Thoughts and insights from medical students
A 22 year old male presents to the emergency department in a great deal of distress. His heart rate is close to 110bpm, he looks well perfused but he is agitated. Close observation of his visual fields shows he is indeed looking up at the TV screen in the waiting area...and watching the Olympics. Specifically, the Men’s 10,000m final. Infact, his partly cut finger is wrapped in Olympic-themed kitchen roll, he’s proudly wearing a Team GB T-shirt and his only real problem is one which has become pandemic – ‘Olympic Fever’. No doubt the aetiology of his injury is related to making dinner whilst watching the women’s heptathlon final.
Of course, our patient is hypothetical. The country is currently on the edge of their seats to see what Team GB can offer at, what I must say, is a pretty impressive show going on in our country’s capital. I used to be a real cynic about the Olympics. It seemed to be a lot of hype. Jennifer Saunder’s summed up my views in the Ab Fab Olympic special ‘...it’s been like tinnitus for five years’. However, when I forced myself to watch the opening ceremony my opinions completely changed and seeing how much the country has united to support our athletes has been inspirational. I too have symptoms of Olympic fever.
Ironic, therefore, that just as the Olympic games starts, I find an interesting article in the British Journal of Sports Medicine (Weiler et al, 2012) that seems to suggest that we, as medical students, are not educated enough on the topic of ‘Physical activity education’. Findings show that the approach to physical activity education (the old, “do some exercise” advice) is varied across UK medical schools – with very little, if any, dedicated teaching time on the topic. Worryingly, I found myself nodding my head as I read. I feel completely un-educated as to how to inform my future patients on this simple instruction – “do some exercise”.
In the past few years I’ve had lectures in cardiology, cardiovascular physiology, respiratory physiology etc (the usual pre-clinical spiel).In almost every system of the body, a clinician has lectured us and used a phrase somewhere like ‘lifestyle modification’ or ‘exercise regime’. Equally, the danger of a ‘sedentary lifestyle’ has been emphasised in almost every module. Yet, no one has stopped to tell us how we might address this issue. If I had an overweight patient who was quite clearly putting their health at risk, using a phrase like “you need to do some exercise” is probably not helpful – it simply doesn’t ‘prescribe’ what to do.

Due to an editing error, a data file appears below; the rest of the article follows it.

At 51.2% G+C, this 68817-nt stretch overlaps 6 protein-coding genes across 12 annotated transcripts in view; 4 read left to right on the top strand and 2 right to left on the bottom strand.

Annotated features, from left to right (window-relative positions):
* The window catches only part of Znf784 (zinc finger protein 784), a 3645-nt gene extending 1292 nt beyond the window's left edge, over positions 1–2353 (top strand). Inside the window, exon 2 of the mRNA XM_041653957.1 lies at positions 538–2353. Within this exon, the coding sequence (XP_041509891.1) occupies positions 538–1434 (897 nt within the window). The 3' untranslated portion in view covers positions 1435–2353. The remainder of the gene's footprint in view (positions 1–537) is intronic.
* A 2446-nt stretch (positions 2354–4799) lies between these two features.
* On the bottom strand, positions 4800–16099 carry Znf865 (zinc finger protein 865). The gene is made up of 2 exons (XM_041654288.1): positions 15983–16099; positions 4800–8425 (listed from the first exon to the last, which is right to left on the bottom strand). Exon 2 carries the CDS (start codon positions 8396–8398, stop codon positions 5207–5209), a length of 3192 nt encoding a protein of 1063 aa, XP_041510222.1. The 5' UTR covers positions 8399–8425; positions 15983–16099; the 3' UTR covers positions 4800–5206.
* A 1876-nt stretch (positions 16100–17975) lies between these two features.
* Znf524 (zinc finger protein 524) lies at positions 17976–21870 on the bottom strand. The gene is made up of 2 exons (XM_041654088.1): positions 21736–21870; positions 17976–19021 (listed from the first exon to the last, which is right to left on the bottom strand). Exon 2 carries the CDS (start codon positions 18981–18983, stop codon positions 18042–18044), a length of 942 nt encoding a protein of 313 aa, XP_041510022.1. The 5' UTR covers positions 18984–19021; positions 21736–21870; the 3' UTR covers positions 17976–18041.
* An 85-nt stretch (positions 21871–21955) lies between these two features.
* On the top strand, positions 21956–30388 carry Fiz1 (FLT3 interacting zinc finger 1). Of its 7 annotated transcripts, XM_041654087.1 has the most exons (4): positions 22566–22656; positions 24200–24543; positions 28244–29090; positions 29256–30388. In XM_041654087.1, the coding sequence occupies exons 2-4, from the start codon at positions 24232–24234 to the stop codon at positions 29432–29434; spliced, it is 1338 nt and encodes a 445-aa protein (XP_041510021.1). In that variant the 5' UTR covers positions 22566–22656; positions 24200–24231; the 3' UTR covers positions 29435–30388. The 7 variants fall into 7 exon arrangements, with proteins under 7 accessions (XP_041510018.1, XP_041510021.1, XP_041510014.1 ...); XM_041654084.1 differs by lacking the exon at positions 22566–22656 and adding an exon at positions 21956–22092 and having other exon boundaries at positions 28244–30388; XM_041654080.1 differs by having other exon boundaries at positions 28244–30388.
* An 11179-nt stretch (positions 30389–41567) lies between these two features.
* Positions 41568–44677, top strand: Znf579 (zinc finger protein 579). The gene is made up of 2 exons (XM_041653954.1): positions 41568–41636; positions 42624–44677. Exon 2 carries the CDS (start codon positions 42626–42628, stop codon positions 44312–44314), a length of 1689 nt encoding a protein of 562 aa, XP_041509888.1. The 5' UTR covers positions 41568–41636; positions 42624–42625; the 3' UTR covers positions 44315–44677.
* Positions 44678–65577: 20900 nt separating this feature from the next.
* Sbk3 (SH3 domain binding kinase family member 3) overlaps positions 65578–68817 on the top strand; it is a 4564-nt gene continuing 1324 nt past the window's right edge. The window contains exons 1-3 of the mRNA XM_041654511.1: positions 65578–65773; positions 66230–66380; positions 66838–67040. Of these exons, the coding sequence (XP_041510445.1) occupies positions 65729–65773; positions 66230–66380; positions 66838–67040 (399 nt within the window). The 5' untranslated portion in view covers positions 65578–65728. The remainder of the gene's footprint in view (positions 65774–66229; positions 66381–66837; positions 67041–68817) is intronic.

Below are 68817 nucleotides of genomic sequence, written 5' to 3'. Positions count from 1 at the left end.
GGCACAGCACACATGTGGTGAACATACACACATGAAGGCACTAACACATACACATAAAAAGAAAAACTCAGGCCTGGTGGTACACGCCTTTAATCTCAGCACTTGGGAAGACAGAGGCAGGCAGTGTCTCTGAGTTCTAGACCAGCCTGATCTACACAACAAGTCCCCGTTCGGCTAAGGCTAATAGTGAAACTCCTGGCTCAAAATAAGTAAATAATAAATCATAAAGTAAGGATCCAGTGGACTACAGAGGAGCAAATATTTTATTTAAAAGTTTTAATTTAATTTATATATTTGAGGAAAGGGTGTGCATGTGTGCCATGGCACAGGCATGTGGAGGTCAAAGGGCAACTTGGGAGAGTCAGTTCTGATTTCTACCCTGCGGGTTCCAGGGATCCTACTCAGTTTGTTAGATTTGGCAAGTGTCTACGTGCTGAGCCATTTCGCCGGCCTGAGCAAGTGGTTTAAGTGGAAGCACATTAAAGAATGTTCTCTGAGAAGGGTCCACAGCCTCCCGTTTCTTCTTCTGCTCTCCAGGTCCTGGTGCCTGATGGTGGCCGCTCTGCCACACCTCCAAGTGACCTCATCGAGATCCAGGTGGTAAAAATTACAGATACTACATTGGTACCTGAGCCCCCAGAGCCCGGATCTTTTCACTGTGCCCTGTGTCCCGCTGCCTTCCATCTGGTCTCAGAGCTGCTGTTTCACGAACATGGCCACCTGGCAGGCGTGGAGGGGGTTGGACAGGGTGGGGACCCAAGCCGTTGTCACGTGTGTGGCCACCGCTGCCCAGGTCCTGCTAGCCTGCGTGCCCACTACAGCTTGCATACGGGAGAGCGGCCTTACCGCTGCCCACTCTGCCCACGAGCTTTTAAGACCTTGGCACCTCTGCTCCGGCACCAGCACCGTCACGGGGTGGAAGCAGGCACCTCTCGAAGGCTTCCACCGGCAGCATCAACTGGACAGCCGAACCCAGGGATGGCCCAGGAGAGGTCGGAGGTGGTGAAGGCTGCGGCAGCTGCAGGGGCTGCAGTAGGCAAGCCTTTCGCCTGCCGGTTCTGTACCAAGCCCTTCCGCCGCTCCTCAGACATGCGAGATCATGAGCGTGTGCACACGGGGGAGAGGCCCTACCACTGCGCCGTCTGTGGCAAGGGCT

When I hear the word exercise I instantly get an image of the keen beans I see on the walk into the University. The sort that deliberately takes the rush hour route to make a bold statement of “I am so healthy, I even jog into work” (Whether they in fact live around the corner is yet to be ascertained...). The word exercise instantly makes me sigh a bit – so what do patients who need the advice think?
It’s quite clear that exercise is good for you – no one disputes it. It’s dubbed as the wonder drug, something that benefits every part of your body. Yet, do too much and you run the risk of suppressing your immune system, ruining your joints and potentially making things a lot worse for yourself. How do I avoid this happening to future patients? The honest answer is – I don’t know. No one has told me.
Clearly, there’s a balance. One man’s 4 mile run may be another man’s hell. Perhaps many patients would have the same image as me – a runner, jogging and yet exercise can be a lot more enjoyable! What about walks? Walking the dog, walking to a place your visiting etc similarly, cycling – I think it’s best to consider all things patients might be able to do.
I recently saw a fantastic speech at a TED Conference by Atul Gawande, a general surgeon based in America (his books are well worth the read!). In that speech he emphasised that the best healthcare is not the most expensive. So it’s well worth considering exercise - something that has been dubbed a ‘miracle drug’ and is completely free. Yet, clearly we need to take steps to address its delivery both in education and in clinical practice.
At the moment, it’s rather easy to bring up the topic of exercise with patients, just ask them “Have you seen much of the Olympics?” You never know, that question might just end up saving their life.
“Physical Activity education in the undergraduate curricula of all UK medical schools. Are tomorrow’s doctors equipped to follow clinical guidelines?” can be read at bjsm.bmj.com
Atul Gawande’s talk “How do we heal medicine?” can be viewed here: http://www.youtube.com/watch?v=L3QkaS249Bc